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The BBC's Mark Doyle
"It is quite common for desperate parents to sell their children to unscrupulous brokers"
 real 28k

Estelle Guluman of Unicef
"The boat's captain will be arrested on arrival in Benin"
 real 28k

Friday, 13 April, 2001, 16:30 GMT 17:30 UK
Sea ordeal of 'child slaves'

A ship carrying up to 250 suspected child slaves is heading back to Benin after being refused entry to two nearby West African states.


The borders are very porous and the sea is not the only exit for these children

Estelle Guluman of Unicef
The children, from Benin and neighbouring Togo, left port three weeks ago, but their boat was turned away by officials in Gabon and Cameroon.

They are expected to dock in the Benin capital, Cotonou, by Saturday after a round trip of more than 2,000km (1,250 miles).

A spokeswoman for the United Nations in Benin said that, where possible, the children would be reunited with their families.

"There are centres which have been established in Benin to receive such children where they can be housed temporarily while we establish their identity," said Unicef's Estelle Guluman.

She said that, as in the past, the children were likely to have been taken in by false promises that they would be able to send money home.

Two in five African children are estimated to be working
Two in five African children are estimated to be working
But such schemes, she said, were clearly slavery; the children made little or no money, they had no choice where they went, and many never saw their families again.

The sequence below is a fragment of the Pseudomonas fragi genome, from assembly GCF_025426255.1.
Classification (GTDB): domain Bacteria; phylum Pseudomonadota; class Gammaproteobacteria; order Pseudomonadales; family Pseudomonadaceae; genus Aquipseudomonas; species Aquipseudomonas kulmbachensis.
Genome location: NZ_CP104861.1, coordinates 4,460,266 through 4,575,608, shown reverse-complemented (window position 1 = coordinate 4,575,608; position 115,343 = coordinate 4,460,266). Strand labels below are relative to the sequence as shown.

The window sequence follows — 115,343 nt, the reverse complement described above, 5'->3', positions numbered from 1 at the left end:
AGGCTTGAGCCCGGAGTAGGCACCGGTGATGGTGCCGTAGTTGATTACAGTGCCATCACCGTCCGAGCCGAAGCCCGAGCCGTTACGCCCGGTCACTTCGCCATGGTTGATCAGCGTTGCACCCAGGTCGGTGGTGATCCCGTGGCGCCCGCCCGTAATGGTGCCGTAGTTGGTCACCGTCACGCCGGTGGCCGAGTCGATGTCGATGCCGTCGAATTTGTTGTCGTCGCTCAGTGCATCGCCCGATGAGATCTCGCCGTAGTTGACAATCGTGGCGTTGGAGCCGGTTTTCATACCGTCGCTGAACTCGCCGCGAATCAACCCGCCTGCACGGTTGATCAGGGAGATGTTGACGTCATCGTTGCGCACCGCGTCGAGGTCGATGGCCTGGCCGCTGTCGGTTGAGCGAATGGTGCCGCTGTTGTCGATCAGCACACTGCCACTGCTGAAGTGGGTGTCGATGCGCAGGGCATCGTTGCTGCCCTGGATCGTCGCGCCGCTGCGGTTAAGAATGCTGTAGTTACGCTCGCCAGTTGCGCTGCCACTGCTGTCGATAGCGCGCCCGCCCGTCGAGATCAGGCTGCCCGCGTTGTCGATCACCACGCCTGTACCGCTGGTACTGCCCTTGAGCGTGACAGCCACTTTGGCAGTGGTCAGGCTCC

The BBC West Africa correspondent Mark Doyle says it remains unclear whether the slave ship, which is not being escorted by any naval enforcement vessels, will actually dock in Cotonou.

He says the ship's crew may fear being arrested, so the safety of the children is still far from ensured.

'Common' trade

Human rights activists say the selling of children into slavery is still quite common in impoverished Benin, although it is officially banned.

Cocoa beans
Cocoa plantations need a lot of labour
They say parents are often tempted to sell their children for as little as $15 in the hope that they may find work in richer West African states, usually on cocoa and coffee plantations.

Thousands of children between the ages of nine and 12 are thought to work on plantations in Ivory Coast, the world's top cocoa producer.

Anti-child labour campaigners say they are forced to work long hours, and are frequently subjected to physical and sexual abuse.

West and Central Africa have a long history of slavery.

Between the 16th and 19th centuries, European slave traders shipped millions of the region's inhabitants to forced labour in the Americas.

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See also:

06 Aug 99 | Africa
West Africa's child slave trade
28 Sep 00 | Africa
The bitter taste of slavery
29 Sep 00 | Africa
Mali's children in slavery
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